Records were made to be broken. Day One of the $500 WSOP (Really) Big Fifty had over 25,000 entries, making it the largest live poker tournament in history. Official numbers and the prize pool will be released on Monday.
The 2015 Colossus, a $565 World Series of Poker event, held the previous record with 22,374. Cord Garcia won that tournament for a surprisingly low $638,880. Many expected the winner would take home over $1 million right up until the prize pool was disclosed.
The Big Fifty winner, however, is guaranteed at least a $1 million payday. But the eventual champion is likely to take home much more as there is at least $12.5 million in the pot, more than $7 million above the pre-tournament guarantee.
Every poker guru and WSOP staff member knew the Big Fifty would be a rousing success. But no one could have foreseen this massive of a turnout.
Heading into the tournament on Thursday, most anticipated around 18,000 entries, with the possibility of challenging the 2015 Colossus record. Suffice to say expectations were exceeded.
But the massive field brought about some problems for WSOP staff. On Friday, chaos ensued when thousands were forced to stand in line after registering to wait for a seat. Players weren’t busting fast enough to accommodate the demand.
A former bowling alley at the Rio was turned into a makeshift poker room to fix part of the problem. Day 2A’s start time was pushed back two hours due to the madness that the Day 1B, which was running at the same time, caused. Some players waited up to six hours just to get a seat while the blind levels continued to rise.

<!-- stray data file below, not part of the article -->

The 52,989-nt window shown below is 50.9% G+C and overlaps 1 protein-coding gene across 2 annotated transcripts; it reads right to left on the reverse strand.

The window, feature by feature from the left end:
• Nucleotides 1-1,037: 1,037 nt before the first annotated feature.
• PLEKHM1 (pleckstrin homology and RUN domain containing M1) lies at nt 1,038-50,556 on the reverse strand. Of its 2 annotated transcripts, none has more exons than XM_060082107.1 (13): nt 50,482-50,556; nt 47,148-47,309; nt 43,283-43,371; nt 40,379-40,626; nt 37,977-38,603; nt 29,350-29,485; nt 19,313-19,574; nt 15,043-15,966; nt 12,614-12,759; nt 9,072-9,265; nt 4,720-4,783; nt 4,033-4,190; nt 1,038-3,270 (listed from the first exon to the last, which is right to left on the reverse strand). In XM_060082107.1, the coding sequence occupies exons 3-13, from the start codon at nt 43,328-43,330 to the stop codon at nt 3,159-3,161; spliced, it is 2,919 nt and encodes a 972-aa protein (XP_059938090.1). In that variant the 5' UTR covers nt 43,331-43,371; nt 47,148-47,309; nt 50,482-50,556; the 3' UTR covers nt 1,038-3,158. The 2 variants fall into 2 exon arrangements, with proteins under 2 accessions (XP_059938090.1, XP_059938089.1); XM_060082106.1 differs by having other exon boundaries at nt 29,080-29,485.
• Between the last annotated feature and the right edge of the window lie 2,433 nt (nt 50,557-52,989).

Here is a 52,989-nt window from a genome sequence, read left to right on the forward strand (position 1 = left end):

In the end, however, most were satisfied with the product. And why wouldn’t they be? After all, the fact that over 25,000 players entered a poker tournament is a sign that poker is booming.
Comparing it to 2015 Colossus
In 2015, the first ever Colossus set a world record with 22,374 entries, creating a prize pool of $11,187,000. Much like the 2019 Big Fifty, the tournament didn’t go off without a few hitches.
Bathroom breaks during the Colossus were quite a problem. There is only one restroom in the convention center hallways and a second one in the Rio casino a bit further. With thousands of players in each Day One starting flight, all of them going on break at the same time, most were forced to hold it in throughout the day.
Both tournaments, at least on Day One, created a parking problem. The convention center parking lot at the Rio is enormous but still isn’t quite big enough to accommodate so many players. On Saturday afternoon, hundreds of cars circled around the parking lot desperately hoping to eventually find a spot.
But the positives far outweighed the negatives in both events. Long wait lines and bladder irritation are worth it when well over 20,000 players enter. That’s good for the game.
These two events brought out a similar crowd: the recreational poker player. Most casual players can’t afford or don’t want to spend thousands of dollars to enter a poker tournament but they still dream of competing in the World Series of Poker. The Colossus and Big Fifty give those players that opportunity.
The Colossus had a faster pace of play with 30-minute blind levels and players starting with just 5,000 chips. That created quick bust outs, which allowed players to jump right into the action upon late registering. In the Big Fifty, many late registers had to wait for a seat due to the increased starting stacks (50,000) and blind levels (50 minutes) that gave competitors more play.
Day 2C began at 10 am on Monday with the 1,507 returnees from Day 1C (Saturday). The remaining players from Sunday’s Day 1D will come back on Tuesday for 2D. And then everyone still standing returns to the Rio for Day Three on Wednesday.